Bali is a small island -- measuring just 153 kilometres wide by 112 kilometres long -- but it offers a variety of landscapes and a wealth of experiences to appeal to many tastes.
While rampant development over the past 40 years has seen this once quiet rice-growing and fishing community become Indonesia's tourism success story, attracting around 3.2 million visitors a year, there are still many paddy fields and pockets of traditional Balinese life to explore, as well as secluded beaches.
Known as the Island of the Gods, Bali has more than 10,000 temples, most of which host at least two festivals every year. Despite the tourism that has spawned hundreds of hotels and thousands of restaurants and bars, the island's inhabitants remain deeply religious, with 84 percent of its almost four million residents practising their own distinct brand of Hinduism. Tiny offerings called canang sari (flowers and sometimes sweets in a palm leaf tray) are made every day to the gods and are found everywhere, even on the beach and on footpaths, while statues of gods and sacred animals adorn every street.
Southern Bali is the most developed especially the budget beach resort of Kuta and its more sophisticated northern neighbour Seminyak. The high-end tourist enclaves of Jimbaran and Nusa Dua are just a few kilometres south of Kuta.
The artists' hub of Ubud in central Bali, known for its many galleries and artisan workshops is, in fact, a collection of 14 separate villages, often separated by rice terraces. Dance is central to the Balinese culture along with the music of the gamelan -- an ensemble of percussion instruments much like xylophones -- and drums.
For an authentic slice of Balinese life, it's best to head to the regions to the north and east of Ubud, where folks live in organised communal villages and still wear traditional dress such, as kebayas (traditional Indonesian blouses) and sarongs, and where there are many opportunities to see women carrying baskets of flowers and fruit on their heads to the temple. Another ceremony likely to be encountered in rural areas is the cremation procession where a huge bamboo funeral pyre fashioned in the shape of a bull is carried through the streets.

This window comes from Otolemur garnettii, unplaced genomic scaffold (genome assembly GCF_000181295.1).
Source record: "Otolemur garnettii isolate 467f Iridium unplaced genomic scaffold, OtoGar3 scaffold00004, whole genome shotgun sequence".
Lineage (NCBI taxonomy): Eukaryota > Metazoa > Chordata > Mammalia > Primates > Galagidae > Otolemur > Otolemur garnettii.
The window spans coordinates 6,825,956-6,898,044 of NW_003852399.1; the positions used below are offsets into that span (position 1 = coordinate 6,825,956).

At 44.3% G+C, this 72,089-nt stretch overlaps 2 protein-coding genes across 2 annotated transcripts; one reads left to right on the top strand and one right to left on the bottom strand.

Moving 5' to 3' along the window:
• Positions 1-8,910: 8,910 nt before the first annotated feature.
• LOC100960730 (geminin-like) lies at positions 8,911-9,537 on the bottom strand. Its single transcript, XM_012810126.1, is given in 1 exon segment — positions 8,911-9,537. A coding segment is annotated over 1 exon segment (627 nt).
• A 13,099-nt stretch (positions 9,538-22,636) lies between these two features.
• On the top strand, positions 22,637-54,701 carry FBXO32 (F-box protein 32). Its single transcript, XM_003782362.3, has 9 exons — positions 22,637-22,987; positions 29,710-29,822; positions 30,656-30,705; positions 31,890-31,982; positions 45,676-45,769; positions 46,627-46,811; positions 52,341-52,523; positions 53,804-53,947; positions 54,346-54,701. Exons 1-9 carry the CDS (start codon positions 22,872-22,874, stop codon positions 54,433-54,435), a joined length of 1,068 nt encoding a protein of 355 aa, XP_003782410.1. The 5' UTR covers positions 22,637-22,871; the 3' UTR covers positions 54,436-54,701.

Two areas where culture and tourism combine beautifully are cuisine and massage. The Balinese give the best massages, be they on the beach or in a luxurious spa, while cooking schools, many of which are in private homes, have also sprung up across the island.
Ships dock at the Port of Benoa, which is located on the tiny little blob of land at the south of Bali, which is connected to the rest of the island by a narrow isthmus. From here, it's only a short drive to the airport just to the west (on the other side of the isthmus) and a little further north to the beach resorts of Kuta, Legian and Seminyak. The upmarket tourist enclave of Nusa Dua (with a dozen or so five-star hotels) is just a 10-minute drive away to the south. Big ships anchor in Benoa Harbour and passengers are tendered into shore to a small Balinese-style pavilion terminal building.
It seems like almost the entire 4 million population of Bali has a motorbike, so expect them to be everywhere. Traffic jams are notorious around the southern area of Bali -- from the airport to Kuta, around Kuta, Legian and Seminyak and en route to the main temples of Uluwatu and Tanah Lot. Always allow extra time for your trip.
Prices will be quoted in the thousands and will often have a K after them. For example, something that costs 65,000 will be written either as 65 or 65K, so be alert. ATMs are everywhere, and money-changers are at the airport and the port. Credit cards are taken at hotels and good restaurants, although local drivers, taxi drivers, small restaurants and shopkeepers, and traders want local currency. As wages are low, it's good to tip the equivalent of a few dollars or perhaps A$10 to your driver for the day.
English is widely spoken in the major tourist areas although it is mainly of the basic variety. Drivers will know how to get you around and understand typical requests, but conversations at any deeper level should not be expected. English is likely to be of a higher standard in the more upmarket resorts and hotels.
One interesting facet of the Balinese language is the way children are named. Only four names (and a few nicknames) are used for the first four males. If there is a fifth child, he takes the first name but with the added word balik which means 'again'. The names from first to fourth are Wayan (or nicknames Gede and Putu), Made (or Kadek), Nyoman (or Koman) and Ketut (or Tut). You'll meet a lot of Mades and Putus in your travels.
Batik fabric and paintings, wood carvings, masks and gold and silver jewellery can all be good buys in Bali. For easy-to-carry items, fabric and kebayas make for pretty and useful souvenirs. Very few tourists head to Denpasar City, but if fabric is your weakness Jalan Sulawesi (Sulawesi Street) has shop after shop selling wonderful items at bargain prices. Ubud is the artistic heart of Bali, so head to this central hill town to peruse the many galleries and the Ubud Art Market.
The local brew of Bintang beer is the drink in Bali. It's light, refreshing and inexpensive. Those in the know say cocktails are watered down, but if beer isn't your style and you find a good bar in stylish Seminyak, do order a lychee martini. Imported wine (mostly from Australia) is expensive and rarely sold by the glass. There are a handful of local winemakers; Hatten Wines is the original Bali winery and has been making a drinkable drop since the 1990s.